The accompanying notice of proposed rulemaking stated that the Forest Service "is proposing to delay consideration of protecting inventoried roadless areas for the [Tongass] until April 2004, in light of recent Forest Plan decisions that conserve roadless areas and a Southeast Alaska economy that is in transition."*fn8 The notice stated that 1999 revisions to the Tongass Land and Resource Management Plan ("TLMP") protected additional lands from road construction, the timber economy in Southeast Alaska is transitioning to a competitive bid process, and "about two-thirds of the total timber harvest planned on the [Tongass] over the next 5 years is projected to come from inventoried roadless areas."*fn9 The notice acknowledged that use of inventoried roadless areas has helped the Forest Service meet market demand for timber in the Tongass, but that with the continuing transition of the southeast Alaska timber market to an independent bid market, coupled with the long-term projected decline in timber demand for southeast Alaska timber, it is also possible that, by 2004 (when a review of the revised Tongass Land Management Plan is required), the long term demand for timber may be substantially reduced and market demand could be met consistent with protecting existing inventoried roadless areas."*fn10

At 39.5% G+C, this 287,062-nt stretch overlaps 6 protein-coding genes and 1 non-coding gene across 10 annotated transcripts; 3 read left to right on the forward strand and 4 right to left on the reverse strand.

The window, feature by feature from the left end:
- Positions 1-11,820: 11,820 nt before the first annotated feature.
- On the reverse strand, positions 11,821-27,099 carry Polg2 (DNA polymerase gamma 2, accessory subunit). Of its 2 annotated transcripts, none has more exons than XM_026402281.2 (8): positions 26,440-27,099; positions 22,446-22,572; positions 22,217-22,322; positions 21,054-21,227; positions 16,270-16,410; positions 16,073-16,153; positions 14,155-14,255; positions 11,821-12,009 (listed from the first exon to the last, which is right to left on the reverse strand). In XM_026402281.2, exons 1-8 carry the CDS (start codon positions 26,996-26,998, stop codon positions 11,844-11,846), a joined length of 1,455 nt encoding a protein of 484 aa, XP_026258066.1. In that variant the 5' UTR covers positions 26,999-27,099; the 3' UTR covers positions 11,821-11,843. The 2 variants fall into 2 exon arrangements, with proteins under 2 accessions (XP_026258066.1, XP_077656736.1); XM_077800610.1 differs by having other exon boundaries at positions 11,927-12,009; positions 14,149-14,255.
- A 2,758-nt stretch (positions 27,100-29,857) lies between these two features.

In May 2000, the Forest Service published a Draft Environmental Impact Statement ("EIS") for the Roadless Rule. The May 2000 DEIS "proposed not to apply prohibitions on the Tongass, but to determine whether road construction should be prohibited in unroaded portions of inventoried roadless areas as part of the 5-year review of the Tongass Forest Plan."*fn11

In November 2000, the Forest Service published the Final EIS ("FEIS") for the Roadless Rule.*fn12 The Roadless Rule FEIS considered two sets of alternatives concerning prohibitions on road construction, reconstruction, and timber harvesting in national forests. The first set included four prohibition alternatives that applied to inventoried roadless areas nationwide. The second set included four alternatives for applying any selected prohibition to the Tongass: 1) the "Tongass Not Exempt" alternative which applied the same prohibition alternative to the Tongass that applied to the rest of National Forest System; 2) the "Tongass Exempt" alternative which did not apply a national prohibition to the Tongass; 3) the "Tongass Deferred" alternative which postponed a decision on whether to apply prohibitions to the Tongass until April 2004; and 4) the "Tongass Selected Areas" alternative which applied prohibitions on inventoried roadless areas located in certain land use designations identified in the TLMP.*fn13

On January 12, 2001, the Forest Service published the final rule and record of decision ("ROD") for the Roadless Rule.*fn14 The ROD stated that the purpose of the Roadless Rule "is to provide lasting protection for inventoried roadless areas within the

National Forest System in the context of multiple-use management,"*fn15 and that the Roadless Rule was needed because 1) road construction, reconstruction, and timber harvest in inventoried roadless areas "have the greatest likelihood of altering and fragmenting landscapes, resulting in immediate, long-term loss of roadless area values and characteristics"; 2) budget constraints prevent the Forest Service from adequately maintaining the existing road system; and 3) national concern over roadless area management continues to generate costly and time-consuming appeals and litigation.*fn16